WHAT’s Gone Wrong in Myanmar? (World Service, Friday). An appropriate subtitle might be And has the lady turned? The mass migration of Rohingyas from Rakhine State, in Myanmar, over the border to Bangladesh appears to be destroying the reputation of its de facto civilian leader Aung San Suu Kyi.
She will not be the first peace-prizewinner to fall from grace; but there is something particularly depressing about this tale of a saint tarnished by realpolitik.
At the time of writing this column, the Rohingya militants have called a ceasefire; it remains to be seen whether this cessation of violence will be reciprocated by the military, or by the armed Buddhist groups who have reportedly been attacking Rohingya communities. Whatever the case, there are now going on for 200,000 who have crossed into Bangladesh, most without expectation of return.
Here was a case study from which any international-relations major would benefit. In one corner, we had the United States diplomat Priscilla Clapp, who took the more gradualist approach: Suu Kyi must stay in place, exerting her benign influence on the military regime from within. Then there was a biographer of Suu Kyi, Peter Popham, lamenting the position she was boxed into, and recommending that she bail out.
Phil Robertson, from Human Rights Watch, was understandably the most hardline: Suu Kyi has a responsibility not only to speak out, but to engage fully with the UN Human Rights Council.
The unanswered question at the heart of this is to what extent Suu Kyi is herself minded to sympathise with the Rohingyas. We heard an interview from 2013 with the BBC in which she was deafeningly evasive when asked about the tensions between Buddhists and Muslims in Myanmar.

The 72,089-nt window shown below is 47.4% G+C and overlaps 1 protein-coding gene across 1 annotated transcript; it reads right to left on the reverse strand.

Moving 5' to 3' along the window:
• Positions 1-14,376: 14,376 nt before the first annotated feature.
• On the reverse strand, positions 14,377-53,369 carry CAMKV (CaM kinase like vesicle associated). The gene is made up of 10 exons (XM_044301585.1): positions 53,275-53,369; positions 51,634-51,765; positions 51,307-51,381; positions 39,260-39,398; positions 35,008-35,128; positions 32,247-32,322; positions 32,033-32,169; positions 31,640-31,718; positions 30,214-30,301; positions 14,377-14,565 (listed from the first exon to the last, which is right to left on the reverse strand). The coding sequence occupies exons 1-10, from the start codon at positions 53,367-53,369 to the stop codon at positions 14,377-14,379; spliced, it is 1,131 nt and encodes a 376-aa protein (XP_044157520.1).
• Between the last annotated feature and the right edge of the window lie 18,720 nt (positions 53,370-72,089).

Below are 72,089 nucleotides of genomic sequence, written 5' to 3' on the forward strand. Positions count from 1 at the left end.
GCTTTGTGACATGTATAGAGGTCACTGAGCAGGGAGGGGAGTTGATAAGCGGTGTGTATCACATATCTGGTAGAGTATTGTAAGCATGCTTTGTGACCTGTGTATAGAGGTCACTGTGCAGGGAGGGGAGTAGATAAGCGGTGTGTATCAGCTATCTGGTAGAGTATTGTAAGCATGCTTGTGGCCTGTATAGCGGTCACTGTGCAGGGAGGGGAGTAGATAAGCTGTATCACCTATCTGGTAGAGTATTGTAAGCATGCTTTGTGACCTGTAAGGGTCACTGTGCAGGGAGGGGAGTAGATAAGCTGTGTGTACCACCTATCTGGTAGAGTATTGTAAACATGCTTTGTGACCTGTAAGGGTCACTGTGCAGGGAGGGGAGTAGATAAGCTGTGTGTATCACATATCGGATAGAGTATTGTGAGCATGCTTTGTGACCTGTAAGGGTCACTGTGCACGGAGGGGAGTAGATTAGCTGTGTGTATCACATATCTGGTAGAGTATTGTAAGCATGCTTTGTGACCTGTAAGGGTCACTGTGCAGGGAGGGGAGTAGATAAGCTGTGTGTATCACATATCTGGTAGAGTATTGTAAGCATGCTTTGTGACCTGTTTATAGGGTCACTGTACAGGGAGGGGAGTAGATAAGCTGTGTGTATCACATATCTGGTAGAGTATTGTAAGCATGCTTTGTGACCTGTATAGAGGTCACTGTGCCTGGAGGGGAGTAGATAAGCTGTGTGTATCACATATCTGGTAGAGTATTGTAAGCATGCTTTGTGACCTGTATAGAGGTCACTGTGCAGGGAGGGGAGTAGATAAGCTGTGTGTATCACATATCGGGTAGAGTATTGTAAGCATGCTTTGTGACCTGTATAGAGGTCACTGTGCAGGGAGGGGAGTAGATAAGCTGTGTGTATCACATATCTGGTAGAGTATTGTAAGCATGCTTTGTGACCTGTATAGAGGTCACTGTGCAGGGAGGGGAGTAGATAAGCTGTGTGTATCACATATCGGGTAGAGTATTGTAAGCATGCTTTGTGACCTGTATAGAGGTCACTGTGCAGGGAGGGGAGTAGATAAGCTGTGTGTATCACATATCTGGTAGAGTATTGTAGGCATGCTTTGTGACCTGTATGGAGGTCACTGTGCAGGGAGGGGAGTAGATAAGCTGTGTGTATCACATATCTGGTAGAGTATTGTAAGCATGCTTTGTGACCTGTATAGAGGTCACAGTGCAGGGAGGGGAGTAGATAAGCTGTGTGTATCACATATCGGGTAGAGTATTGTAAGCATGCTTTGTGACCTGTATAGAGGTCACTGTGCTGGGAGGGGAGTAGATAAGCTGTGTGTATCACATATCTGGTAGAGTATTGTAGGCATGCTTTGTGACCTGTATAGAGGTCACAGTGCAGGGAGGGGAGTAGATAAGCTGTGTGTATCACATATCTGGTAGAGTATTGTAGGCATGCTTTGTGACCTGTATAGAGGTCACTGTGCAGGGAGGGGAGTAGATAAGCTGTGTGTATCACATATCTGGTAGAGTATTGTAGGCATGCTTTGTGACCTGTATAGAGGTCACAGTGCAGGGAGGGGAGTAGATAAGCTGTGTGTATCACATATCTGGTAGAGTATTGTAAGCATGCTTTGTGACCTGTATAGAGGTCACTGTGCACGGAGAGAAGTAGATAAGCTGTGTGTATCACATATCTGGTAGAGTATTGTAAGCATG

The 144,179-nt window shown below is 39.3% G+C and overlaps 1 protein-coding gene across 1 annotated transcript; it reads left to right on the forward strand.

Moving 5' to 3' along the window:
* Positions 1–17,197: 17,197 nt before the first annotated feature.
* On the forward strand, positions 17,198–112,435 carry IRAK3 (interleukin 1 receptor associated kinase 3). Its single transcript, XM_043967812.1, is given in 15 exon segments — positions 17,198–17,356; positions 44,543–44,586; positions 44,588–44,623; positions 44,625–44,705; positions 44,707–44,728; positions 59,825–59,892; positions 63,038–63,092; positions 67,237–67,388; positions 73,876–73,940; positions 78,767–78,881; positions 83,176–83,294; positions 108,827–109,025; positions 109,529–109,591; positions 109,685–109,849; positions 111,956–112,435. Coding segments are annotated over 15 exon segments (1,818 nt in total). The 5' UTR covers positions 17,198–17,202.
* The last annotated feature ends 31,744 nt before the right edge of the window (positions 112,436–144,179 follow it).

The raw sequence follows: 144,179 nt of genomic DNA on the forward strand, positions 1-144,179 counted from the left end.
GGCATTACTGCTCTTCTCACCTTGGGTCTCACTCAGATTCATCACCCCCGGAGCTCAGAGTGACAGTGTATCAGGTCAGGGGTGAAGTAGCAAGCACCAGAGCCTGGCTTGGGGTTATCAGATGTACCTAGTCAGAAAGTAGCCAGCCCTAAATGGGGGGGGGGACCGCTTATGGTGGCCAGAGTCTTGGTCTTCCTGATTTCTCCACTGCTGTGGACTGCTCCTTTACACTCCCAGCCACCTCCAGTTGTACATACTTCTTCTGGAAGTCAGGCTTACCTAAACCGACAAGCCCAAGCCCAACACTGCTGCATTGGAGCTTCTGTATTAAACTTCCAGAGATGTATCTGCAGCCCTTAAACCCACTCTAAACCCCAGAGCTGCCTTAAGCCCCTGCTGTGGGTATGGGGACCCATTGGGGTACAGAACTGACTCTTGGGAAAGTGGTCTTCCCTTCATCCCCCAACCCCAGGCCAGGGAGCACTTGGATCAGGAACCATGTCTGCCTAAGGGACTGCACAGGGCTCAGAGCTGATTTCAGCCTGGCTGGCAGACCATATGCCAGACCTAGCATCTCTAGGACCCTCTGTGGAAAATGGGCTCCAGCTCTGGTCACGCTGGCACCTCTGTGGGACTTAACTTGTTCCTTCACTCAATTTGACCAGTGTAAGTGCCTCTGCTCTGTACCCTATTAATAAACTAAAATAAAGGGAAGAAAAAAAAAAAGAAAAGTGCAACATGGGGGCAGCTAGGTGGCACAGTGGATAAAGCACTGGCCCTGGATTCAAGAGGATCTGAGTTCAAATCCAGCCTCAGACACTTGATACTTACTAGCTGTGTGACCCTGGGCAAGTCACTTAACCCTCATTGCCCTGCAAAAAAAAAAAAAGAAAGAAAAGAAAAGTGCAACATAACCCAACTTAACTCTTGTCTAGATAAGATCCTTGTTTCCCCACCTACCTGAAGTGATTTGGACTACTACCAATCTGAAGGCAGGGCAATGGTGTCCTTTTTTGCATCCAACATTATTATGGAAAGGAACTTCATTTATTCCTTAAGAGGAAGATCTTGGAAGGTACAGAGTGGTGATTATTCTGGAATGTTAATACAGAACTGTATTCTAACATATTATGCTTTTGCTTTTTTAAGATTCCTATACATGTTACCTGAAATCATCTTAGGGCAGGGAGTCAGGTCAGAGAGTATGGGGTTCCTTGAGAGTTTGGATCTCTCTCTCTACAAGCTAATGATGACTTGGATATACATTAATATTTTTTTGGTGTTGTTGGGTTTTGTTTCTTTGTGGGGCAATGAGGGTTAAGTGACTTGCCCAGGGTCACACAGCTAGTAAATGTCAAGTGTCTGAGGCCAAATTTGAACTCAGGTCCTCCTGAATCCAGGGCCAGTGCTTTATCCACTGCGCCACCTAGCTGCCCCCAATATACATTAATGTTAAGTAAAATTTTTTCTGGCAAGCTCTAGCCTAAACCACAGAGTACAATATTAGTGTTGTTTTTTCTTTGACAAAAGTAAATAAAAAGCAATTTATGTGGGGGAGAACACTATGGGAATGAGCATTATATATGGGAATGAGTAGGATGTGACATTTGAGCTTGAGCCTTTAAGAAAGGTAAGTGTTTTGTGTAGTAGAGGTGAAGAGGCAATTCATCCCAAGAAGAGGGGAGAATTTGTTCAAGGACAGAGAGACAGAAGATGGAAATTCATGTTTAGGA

Francis Wade, the fourth panellist in this programme, said that the Rohingyas were never part of Suu Kyi’s vision of an equal, pluralist country. Suu Kyi’s protestations that the outside world cannot understand the complexity of the situation may be true, but where have we heard such arguments before?
From one tainted icon to another. The Battle for Henry David Thoreau (Radio 3, Sunday) marked the 200th birthday of the American philosopher and naturalist whose writings have inspired generations of American environmentalists and libertarians. The trouble is that, as Susan Marling’s Sunday Feature pointed out, those two interests rarely interlock in contemporary Western society.
The environmental lobby, who delight in Thoreau’s vision of the simple life, at one with nature, would nevertheless shudder at his most oft-quoted aphorism: “That government is best, which governs least.”
There were not many people in Marling’s piece willing to defend Thoreau’s often finger-wagging, often high-minded tone. But it was pleasing to hear that even a man of his self-importance was able to admit that, of the 900 books in his library, at least 700 have been written by himself.